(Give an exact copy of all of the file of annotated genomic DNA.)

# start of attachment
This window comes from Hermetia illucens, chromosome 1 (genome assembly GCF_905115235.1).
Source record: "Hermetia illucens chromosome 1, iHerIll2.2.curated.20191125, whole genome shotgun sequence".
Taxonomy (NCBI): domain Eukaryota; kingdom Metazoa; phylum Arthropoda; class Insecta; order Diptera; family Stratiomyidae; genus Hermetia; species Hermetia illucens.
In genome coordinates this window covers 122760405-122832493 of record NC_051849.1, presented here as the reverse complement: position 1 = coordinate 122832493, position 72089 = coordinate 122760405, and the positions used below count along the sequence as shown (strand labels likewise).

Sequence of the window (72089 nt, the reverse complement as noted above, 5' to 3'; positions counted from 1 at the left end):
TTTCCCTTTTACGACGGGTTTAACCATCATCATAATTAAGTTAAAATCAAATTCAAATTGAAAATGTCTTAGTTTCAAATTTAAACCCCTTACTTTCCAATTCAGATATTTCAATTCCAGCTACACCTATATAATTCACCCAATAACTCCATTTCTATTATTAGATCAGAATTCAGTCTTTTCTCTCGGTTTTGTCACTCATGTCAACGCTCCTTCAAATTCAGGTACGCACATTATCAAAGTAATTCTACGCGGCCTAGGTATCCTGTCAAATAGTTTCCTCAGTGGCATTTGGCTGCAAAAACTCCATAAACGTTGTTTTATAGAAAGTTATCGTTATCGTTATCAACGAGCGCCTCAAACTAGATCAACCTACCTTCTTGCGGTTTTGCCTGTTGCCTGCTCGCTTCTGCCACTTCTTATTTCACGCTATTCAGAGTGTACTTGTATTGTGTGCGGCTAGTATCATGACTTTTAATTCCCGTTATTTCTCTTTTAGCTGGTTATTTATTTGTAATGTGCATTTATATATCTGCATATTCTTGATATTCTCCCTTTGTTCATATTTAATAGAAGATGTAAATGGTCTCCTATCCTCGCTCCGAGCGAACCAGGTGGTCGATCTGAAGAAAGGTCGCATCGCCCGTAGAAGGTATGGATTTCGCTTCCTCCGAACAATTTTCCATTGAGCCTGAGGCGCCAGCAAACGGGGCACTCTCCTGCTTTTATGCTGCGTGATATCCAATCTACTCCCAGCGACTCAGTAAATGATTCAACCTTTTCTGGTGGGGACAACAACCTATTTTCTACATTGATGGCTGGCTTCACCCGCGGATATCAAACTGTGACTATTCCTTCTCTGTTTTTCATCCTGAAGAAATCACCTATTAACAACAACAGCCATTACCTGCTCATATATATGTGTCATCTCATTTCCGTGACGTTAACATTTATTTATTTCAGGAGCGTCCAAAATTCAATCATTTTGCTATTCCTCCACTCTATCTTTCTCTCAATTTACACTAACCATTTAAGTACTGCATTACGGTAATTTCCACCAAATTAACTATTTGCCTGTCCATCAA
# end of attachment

This window comes from Hermetia illucens, chromosome 1 (genome assembly GCF_905115235.1).
Source record: "Hermetia illucens chromosome 1, iHerIll2.2.curated.20191125, whole genome shotgun sequence".
Taxonomy (NCBI): domain Eukaryota; kingdom Metazoa; phylum Arthropoda; class Insecta; order Diptera; family Stratiomyidae; genus Hermetia; species Hermetia illucens.
In genome coordinates this window covers 122760405-122832493 of record NC_051849.1, presented here as the reverse complement: position 1 = coordinate 122832493, position 72089 = coordinate 122760405, and the positions used below count along the sequence as shown (strand labels likewise).

Sequence of the window (72089 nt, the reverse complement as noted above, 5' to 3'; positions counted from 1 at the left end):
TTTCCCTTTTACGACGGGTTTAACCATCATCATAATTAAGTTAAAATCAAATTCAAATTGAAAATGTCTTAGTTTCAAATTTAAACCCCTTACTTTCCAATTCAGATATTTCAATTCCAGCTACACCTATATAATTCACCCAATAACTCCATTTCTATTATTAGATCAGAATTCAGTCTTTTCTCTCGGTTTTGTCACTCATGTCAACGCTCCTTCAAATTCAGGTACGCACATTATCAAAGTAATTCTACGCGGCCTAGGTATCCTGTCAAATAGTTTCCTCAGTGGCATTTGGCTGCAAAAACTCCATAAACGTTGTTTTATAGAAAGTTATCGTTATCGTTATCAACGAGCGCCTCAAACTAGATCAACCTACCTTCTTGCGGTTTTGCCTGTTGCCTGCTCGCTTCTGCCACTTCTTATTTCACGCTATTCAGAGTGTACTTGTATTGTGTGCGGCTAGTATCATGACTTTTAATTCCCGTTATTTCTCTTTTAGCTGGTTATTTATTTGTAATGTGCATTTATATATCTGCATATTCTTGATATTCTCCCTTTGTTCATATTTAATAGAAGATGTAAATGGTCTCCTATCCTCGCTCCGAGCGAACCAGGTGGTCGATCTGAAGAAAGGTCGCATCGCCCGTAGAAGGTATGGATTTCGCTTCCTCCGAACAATTTTCCATTGAGCCTGAGGCGCCAGCAAACGGGGCACTCTCCTGCTTTTATGCTGCGTGATATCCAATCTACTCCCAGCGACTCAGTAAATGATTCAACCTTTTCTGGTGGGGACAACAACCTATTTTCTACATTGATGGCTGGCTTCACCCGCGGATATCAAACTGTGACTATTCCTTCTCTGTTTTTCATCCTGAAGAAATCACCTATTAACAACAACAGCCATTACCTGCTCATATATATGTGTCATCTCATTTCCGTGACGTTAACATTTATTTATTTCAGGAGCGTCCAAAATTCAATCATTTTGCTATTCCTCCACTCTATCTTTCTCTCAATTTACACTAACCATTTAAGTACTGCATTACGGTAATTTCCACCAAATTAACTATTTGCCTGTCCATCAA